Critics, who are exhorting the left to listen more and be fair and rational, do not ever try to listen to the left. They don’t try to understand where the activists are coming from. Instead, they take left beliefs in their most extreme and simplistic versions and sit around talking to each other about what fools leftists are. When Dave Rubin and Sam Harris want to talk about the left’s view on racism, they’ll talk to people who already share their views, rather than the people they’re actually talking about. (Even Weiss says that they are to be found “speaking to one another in packed venues across the globe.” Note: one another.)
Think of all the black leftists and liberals, or scholars of race, that Sam Harris or Dave Rubin could have on their shows if they wanted to: Eddie Glaude, Michelle Alexander, Cornel West, Adolph Reed, Angela Davis, Kiese Laymon, Peniel Joseph, James Forman, Paul Butler, Tommie Shelby, Robin D. G. Kelley, Cathy Cohen, Chimamanda Ngozi Adichie, Khalil Gibran Muhammad, Kimberlé Crenshaw, Nina Turner, Bryan Stevenson, Nell Irvin Painter, Elizabeth Hinton, Keeanga-Yamahtta Taylor, Briahna Joy Gray. (Those are just a few names from the top of my head; given time I could produce a list 10 times longer.) If Sam Harris had Ibram Kendi, author of a National Book Award winning history of racist ideas, on his show, Harris might finally come to understand why so many people react badly to Charles Murray’s work, and appreciate the multi-hundred year history of “racial intelligence difference” discussions serving to justify racist violence. (He might also finally grasp that the ideas he thinks are “forbidden” have been spoken loudly nonstop since the beginning of colonialism.) Ijeoma Oluo and Reni Eddo-Lodge have both authored books trying to carefully explain social justice race politics to white people. You’d think, since everything is all about Identity Politics these days, these women would be all over the press. Could it be that the people referred to as “marginalized” are actually marginal and the people who mock those people are actually the ones with greater influence?
It seems to me as if a lot of the supposed “disdain for rational debate” that “social justice activists” have is a quite justified frustration at hypocrisy. While I get plenty exasperated by tactics like antifa and concepts like cultural appropriation, I think a lot of the supposed “illiberal leftism” emerges out of an anger at the sorts of people who love to talk but refuse to listen. They cannot see the hypocrisy in demanding that activists empathize with their perspectives without doing any empathizing of their own. Jordan Peterson has made fun of protests as an inexplicable shaking of “paper on sticks” that started in the ’60s, seemingly without having considered what the world looks like to those doing the paper-shaking. Ben Shapiro refuses to consider the possibility that wealth disparities across generations might affect African American social outcomes. Bret Weinstein accused protesters of oppressing him while publicly misrepresenting what they were doing. The righteous rage at these particular white people is less because of what they think than because they don’t think at all.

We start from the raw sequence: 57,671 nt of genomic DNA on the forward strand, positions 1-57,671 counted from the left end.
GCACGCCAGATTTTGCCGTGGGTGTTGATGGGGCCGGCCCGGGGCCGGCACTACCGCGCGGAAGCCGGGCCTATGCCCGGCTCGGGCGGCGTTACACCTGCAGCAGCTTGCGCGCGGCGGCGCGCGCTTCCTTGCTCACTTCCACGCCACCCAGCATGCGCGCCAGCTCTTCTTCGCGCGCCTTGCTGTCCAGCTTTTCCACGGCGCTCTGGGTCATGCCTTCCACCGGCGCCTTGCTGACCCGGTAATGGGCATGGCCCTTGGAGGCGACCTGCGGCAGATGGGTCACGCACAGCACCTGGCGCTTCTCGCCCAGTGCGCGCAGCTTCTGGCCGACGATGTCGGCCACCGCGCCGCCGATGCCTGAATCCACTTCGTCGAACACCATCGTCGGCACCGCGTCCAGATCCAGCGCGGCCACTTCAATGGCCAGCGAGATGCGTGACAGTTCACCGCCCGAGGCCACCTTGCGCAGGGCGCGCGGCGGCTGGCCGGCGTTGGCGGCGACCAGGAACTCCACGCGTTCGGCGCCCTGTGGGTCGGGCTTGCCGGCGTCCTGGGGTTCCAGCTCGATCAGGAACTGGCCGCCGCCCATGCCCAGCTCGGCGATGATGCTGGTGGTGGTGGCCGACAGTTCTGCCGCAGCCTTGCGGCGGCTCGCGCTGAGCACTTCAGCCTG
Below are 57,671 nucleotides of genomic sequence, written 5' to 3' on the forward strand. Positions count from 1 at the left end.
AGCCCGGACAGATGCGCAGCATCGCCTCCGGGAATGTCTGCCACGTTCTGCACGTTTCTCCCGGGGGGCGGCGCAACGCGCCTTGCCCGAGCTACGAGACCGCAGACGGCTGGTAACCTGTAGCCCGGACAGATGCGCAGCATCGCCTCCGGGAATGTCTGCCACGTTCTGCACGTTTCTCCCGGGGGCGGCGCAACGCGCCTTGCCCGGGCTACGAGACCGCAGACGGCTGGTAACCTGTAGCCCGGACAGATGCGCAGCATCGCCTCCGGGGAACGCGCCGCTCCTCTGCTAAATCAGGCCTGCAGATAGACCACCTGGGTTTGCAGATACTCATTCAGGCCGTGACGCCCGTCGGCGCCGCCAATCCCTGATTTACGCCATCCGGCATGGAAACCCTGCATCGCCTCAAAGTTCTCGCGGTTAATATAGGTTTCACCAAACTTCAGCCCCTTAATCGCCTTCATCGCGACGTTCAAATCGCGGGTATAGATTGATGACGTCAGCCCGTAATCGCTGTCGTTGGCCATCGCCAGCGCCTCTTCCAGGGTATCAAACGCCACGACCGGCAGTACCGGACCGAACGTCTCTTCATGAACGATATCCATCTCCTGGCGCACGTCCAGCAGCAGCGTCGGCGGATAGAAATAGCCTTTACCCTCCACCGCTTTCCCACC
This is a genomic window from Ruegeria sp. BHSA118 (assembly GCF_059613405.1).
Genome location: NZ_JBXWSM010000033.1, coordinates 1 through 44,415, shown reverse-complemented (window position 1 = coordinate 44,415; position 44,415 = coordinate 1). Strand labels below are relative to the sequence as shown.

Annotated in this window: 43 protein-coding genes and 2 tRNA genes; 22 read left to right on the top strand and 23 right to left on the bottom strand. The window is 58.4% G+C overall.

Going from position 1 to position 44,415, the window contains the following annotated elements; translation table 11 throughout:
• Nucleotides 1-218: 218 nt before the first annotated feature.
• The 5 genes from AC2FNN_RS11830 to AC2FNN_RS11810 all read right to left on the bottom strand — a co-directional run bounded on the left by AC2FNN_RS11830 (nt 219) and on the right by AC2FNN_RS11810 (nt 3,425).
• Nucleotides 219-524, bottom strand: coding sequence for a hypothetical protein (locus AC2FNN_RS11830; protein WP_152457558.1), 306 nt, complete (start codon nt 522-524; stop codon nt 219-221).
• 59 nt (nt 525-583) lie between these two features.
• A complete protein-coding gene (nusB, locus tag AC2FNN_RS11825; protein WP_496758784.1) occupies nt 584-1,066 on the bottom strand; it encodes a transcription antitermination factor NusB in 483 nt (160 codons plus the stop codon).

I wonder when Bari Weiss will be sending a New York Times staff photographer to take pictures of leftist dissidents standing in foliage. When is Norman Finkelstein, pushed out of academia for nakedly political reasons, going to get the same generous humanizing coverage that Nazis get? When is Lisa Durden going to be defended in a column by Bret Stephens, David Brooks, or Bari Weiss? When will Nina Turner and Abdul El-Sayed be given their 3,000 word profile stories? No, it’s always the poor persecuted conservatives (I’m sorry, classical liberals), who the illiberal left have repressed to the point where you just can’t say anything anymore.
A collection of my writing, Interesting Times, is now available.